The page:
Edgerton, Holmer, Kriegman and Steinberg, Moore, Øvredal

The Gift (Joel Edgerton, 2015). I find it amusing and even endearing that Joel Edgerton bypassed any potential inclinations to establish himself as a serious cinematic artist with his feature directorial debut and instead crafted a lurid little thriller not unlike those that routinely slunk into cineplexes throughout the nineteen-nineties. In The Gift, Simon (Jason Bateman) and Robyn (Rebecca Hall) move to Southern California because the former has taken a new job. While shopping for their new home, Simon and Rebecca bump into Gordo (Edgerton), an acquaintance from Simon’s high school days. Gordo insinuates himself into their lives — including the stealth delivery of gifts — so insistently that it begins to pick up an air of danger, and that’s before it’s clear that there’s a nasty secret to be unearthed. The film is basic but accomplished enough. Edgerton delivers a nice performance, keeping Gordo’s motivations teetering on the edge of uncertainty without ever cheating and maintaining a level of sympathy for the character. Bateman is shakier as his role becomes more demanding, though it’s interesting to see him playing against type, accentuating the nasty edge that’s present but buffered in many of his performances.

Weiner (Josh Kriegman and Elyse Steinberg, 2016). Occasionally, documentary filmmakers hit the jackpot. Josh Kriegman and Elyse Steinberg surely believed they were undertaking a fairly simple journalistic tracing of an attempted redemption political campaign for Anthony Weiner, running to become the Mayor of New York City a few years after a sexting scandal drove him from his place in the U.S. House of Representatives. In the midst of the mayoral campaign, however, a new, similar batch of online infractions emerged, at precisely the point Weiner’s campaign was on the upswing. Kriegman and Steinberg were then gifted with a public meltdown of astonishing proportions, which offered sharp insights to the dangers of a cavalier life lived in public, the broken political system, and the toxic narcissism that drives certain people. Given wide access to Weiner, the filmmakers capture amazing moments, such as the politician gleefully rewatching a combative interview on Lawrence O’Donnell’s television program, utterly oblivious to how badly he comes across. The material is assembled well, though they occasionally prove themselves just as prone to distraction by the most salacious elements, as when they afford too much attention to one of Weiner’s most fame-hungry online partners, a woman with a name ludicrously spot-on for a sex scandal participant: Sydney Leathers.

The Fits (Anna Rose Holmer, 2016). The agreeably low-key indie film follows Toni (Royalty Hightower), an eleven-year-old girl who regularly accompanies her older brother (Da’Sean Minor) to the local community center, where he is training as a boxer. Toni wanders off to a different gym and finds a group of girls training as members of a championship dance team. She musters up the courage to join the squad, and it seems the film is settling into a familiar pattern. Then writer-director Anna Rose Holmer delivers a surprising turn. One by one, girls on the team are falling prey to terrible fits, none of which can be explained. Holmer has a talent for striking, unique visuals that never become indulgent. She demonstrates an even more impressive command of tone, infusing the film with the creeping menace of a horror film. Hightower is warm and winning in the lead role, and there’s a dandy supporting performance by Alexis Neblett, playing a diminutive teammate with a couple Minnie Mouse buns atop her head and a vivid confidence.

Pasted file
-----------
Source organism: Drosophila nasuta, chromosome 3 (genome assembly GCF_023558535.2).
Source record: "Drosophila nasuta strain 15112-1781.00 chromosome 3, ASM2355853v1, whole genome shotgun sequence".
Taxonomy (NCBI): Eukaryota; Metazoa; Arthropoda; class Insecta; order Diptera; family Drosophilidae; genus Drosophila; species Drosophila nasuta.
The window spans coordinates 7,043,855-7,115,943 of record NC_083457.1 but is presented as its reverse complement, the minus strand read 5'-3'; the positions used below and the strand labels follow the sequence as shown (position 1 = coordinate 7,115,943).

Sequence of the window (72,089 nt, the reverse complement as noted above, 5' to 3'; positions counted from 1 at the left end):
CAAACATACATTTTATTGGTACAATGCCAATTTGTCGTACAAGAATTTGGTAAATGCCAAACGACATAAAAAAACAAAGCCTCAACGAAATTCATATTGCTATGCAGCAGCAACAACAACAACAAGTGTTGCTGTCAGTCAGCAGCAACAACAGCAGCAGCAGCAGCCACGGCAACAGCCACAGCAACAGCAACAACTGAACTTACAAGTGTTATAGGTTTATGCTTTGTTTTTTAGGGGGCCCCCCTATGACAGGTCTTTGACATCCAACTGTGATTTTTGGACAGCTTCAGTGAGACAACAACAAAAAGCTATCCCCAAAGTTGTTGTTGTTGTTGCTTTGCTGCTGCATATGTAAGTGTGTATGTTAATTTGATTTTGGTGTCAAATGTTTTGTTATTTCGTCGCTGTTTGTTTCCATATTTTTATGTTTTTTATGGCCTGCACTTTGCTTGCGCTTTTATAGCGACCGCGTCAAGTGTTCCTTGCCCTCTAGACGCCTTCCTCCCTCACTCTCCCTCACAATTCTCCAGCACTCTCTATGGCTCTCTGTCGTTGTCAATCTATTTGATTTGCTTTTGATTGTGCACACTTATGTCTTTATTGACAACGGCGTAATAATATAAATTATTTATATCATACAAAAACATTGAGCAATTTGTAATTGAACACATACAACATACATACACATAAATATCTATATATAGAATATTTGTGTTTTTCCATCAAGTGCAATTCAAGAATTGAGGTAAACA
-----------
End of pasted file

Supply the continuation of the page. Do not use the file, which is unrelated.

The Autopsy of Jane Doe (André Øvredal, 2016). The director of the Norwegian found footage horror film Troll Hunter makes his English-language debut with this grim and playful story of a father and son coroner team (Brian Cox and Emile Hirsch, respectively) who endure a stormy night with an especially perplexing cadaver (Olwen Kelly). Written by Ian Goldberg and Richard Naing, the film is at its best through its nice slow build, as every slice reveals something a little more troubling as the woman on the slab. Like a lot of horror films, it has trouble pivoting into its third act, defaulting to the usual heightening tactic of bringing on the cataclysm. Before that, it’s dark, dandy fun.

Sisters (Jason Moore, 2015). While Tina Fey and Amy Poehler, together and apart, are tremendous in many venues, the big screen continues to prove vexing. Working from a screenplay by longtime Saturday Night Live writer Paula Pell, Fey and Poehler play the siblings of title. They journey back to their hometown of Orlando after news comes that their childhood home is being sold. Through slippery logic, they decide to have one big blowout party before the deal closes. Glumly unfunny mayhem ensues.

Dominik, Howard, Junger, Miller, Wolchok